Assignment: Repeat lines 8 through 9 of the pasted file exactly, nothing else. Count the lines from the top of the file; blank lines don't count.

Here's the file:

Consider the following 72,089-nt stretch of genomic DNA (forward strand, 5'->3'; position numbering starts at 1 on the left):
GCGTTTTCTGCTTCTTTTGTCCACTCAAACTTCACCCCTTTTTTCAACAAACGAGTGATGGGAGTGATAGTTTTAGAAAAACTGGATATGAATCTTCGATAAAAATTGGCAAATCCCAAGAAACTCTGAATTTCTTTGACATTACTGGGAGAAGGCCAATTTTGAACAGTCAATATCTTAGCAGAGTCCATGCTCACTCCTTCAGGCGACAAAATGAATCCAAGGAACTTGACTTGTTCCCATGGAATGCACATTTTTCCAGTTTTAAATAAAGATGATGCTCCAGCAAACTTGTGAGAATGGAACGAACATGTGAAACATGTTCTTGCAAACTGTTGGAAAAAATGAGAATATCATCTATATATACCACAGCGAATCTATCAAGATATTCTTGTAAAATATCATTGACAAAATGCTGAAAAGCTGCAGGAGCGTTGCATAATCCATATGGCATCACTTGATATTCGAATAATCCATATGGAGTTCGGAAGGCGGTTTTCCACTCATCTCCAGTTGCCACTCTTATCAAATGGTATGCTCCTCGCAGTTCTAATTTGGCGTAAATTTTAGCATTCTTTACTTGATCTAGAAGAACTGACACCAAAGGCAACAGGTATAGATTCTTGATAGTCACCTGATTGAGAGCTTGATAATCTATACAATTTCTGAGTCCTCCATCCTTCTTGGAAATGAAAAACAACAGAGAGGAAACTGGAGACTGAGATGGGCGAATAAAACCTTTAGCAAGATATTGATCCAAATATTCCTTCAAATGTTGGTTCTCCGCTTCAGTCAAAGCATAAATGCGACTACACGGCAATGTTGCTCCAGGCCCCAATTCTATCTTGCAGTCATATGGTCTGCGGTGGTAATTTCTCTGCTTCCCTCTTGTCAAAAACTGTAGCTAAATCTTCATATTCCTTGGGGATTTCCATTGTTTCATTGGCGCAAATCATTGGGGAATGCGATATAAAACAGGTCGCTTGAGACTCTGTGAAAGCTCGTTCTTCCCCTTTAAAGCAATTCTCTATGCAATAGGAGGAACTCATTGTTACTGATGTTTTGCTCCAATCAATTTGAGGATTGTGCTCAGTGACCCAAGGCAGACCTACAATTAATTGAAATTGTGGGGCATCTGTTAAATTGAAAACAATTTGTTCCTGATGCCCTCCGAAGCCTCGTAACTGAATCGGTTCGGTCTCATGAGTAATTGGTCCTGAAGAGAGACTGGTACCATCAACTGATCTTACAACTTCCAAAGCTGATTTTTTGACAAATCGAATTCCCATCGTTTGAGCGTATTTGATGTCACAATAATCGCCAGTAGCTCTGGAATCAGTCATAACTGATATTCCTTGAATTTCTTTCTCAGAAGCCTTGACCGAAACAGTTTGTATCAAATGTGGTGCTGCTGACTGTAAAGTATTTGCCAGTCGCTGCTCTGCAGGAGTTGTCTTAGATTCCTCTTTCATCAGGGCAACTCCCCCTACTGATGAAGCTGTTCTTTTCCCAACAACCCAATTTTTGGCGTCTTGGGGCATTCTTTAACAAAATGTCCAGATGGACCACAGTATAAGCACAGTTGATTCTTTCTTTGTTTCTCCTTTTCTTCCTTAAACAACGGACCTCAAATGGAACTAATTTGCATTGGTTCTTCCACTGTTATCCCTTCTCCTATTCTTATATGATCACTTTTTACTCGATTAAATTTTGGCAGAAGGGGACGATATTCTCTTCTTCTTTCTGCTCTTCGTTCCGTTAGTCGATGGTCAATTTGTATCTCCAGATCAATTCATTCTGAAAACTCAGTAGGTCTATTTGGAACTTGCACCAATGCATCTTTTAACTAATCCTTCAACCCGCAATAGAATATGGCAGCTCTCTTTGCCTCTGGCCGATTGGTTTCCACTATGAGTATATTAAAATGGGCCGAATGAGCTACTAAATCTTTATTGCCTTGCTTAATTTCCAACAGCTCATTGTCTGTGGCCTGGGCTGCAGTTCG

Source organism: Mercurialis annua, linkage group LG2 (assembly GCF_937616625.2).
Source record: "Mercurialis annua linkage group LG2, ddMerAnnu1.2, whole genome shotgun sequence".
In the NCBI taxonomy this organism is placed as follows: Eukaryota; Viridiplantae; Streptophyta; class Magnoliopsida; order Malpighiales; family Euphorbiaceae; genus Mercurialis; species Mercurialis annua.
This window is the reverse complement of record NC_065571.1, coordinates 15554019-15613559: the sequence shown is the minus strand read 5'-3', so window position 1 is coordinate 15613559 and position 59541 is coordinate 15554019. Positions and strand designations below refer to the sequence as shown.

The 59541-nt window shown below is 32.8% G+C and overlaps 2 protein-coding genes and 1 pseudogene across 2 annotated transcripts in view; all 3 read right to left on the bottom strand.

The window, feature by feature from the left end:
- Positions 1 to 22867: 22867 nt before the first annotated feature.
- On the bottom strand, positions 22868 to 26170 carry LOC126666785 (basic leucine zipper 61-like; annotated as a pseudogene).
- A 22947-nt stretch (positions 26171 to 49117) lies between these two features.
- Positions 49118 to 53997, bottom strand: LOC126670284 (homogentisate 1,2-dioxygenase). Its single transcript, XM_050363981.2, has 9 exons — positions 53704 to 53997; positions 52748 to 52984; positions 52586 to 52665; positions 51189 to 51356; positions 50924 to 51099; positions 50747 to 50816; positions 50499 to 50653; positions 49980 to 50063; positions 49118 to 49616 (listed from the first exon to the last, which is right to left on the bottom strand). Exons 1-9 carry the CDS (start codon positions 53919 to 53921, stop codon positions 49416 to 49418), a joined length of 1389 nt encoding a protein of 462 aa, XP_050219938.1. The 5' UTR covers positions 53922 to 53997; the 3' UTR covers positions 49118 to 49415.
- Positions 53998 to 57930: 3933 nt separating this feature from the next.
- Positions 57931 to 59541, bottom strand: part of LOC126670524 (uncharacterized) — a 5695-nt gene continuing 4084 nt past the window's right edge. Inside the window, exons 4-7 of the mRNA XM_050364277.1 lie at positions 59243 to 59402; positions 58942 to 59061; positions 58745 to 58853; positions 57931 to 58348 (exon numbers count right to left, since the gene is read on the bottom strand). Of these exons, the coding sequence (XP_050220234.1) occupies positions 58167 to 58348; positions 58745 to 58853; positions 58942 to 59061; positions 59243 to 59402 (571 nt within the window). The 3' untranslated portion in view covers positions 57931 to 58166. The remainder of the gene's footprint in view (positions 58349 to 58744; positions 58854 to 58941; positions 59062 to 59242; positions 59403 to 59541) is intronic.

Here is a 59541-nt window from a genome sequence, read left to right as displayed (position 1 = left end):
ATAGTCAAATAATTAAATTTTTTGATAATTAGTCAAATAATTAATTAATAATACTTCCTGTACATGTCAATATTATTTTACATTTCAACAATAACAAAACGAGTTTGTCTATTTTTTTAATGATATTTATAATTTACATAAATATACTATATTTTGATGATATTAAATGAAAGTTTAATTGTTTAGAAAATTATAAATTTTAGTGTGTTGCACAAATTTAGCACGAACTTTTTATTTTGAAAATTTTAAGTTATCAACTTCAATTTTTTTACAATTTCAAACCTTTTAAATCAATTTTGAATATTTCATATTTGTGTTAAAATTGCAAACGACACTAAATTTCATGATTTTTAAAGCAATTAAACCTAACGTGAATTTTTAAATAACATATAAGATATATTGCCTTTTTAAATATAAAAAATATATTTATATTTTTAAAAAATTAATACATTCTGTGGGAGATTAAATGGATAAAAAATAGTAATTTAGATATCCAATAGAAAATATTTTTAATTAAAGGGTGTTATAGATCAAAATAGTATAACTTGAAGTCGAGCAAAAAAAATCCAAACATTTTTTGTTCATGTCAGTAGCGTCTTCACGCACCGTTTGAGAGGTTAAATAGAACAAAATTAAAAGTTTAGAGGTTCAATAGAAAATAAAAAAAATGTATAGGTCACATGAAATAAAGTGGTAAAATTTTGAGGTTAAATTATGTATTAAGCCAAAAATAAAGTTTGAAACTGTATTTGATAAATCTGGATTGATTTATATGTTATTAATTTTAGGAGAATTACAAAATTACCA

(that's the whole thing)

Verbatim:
The window, feature by feature from the left end:
- Positions 1 to 22867: 22867 nt before the first annotated feature.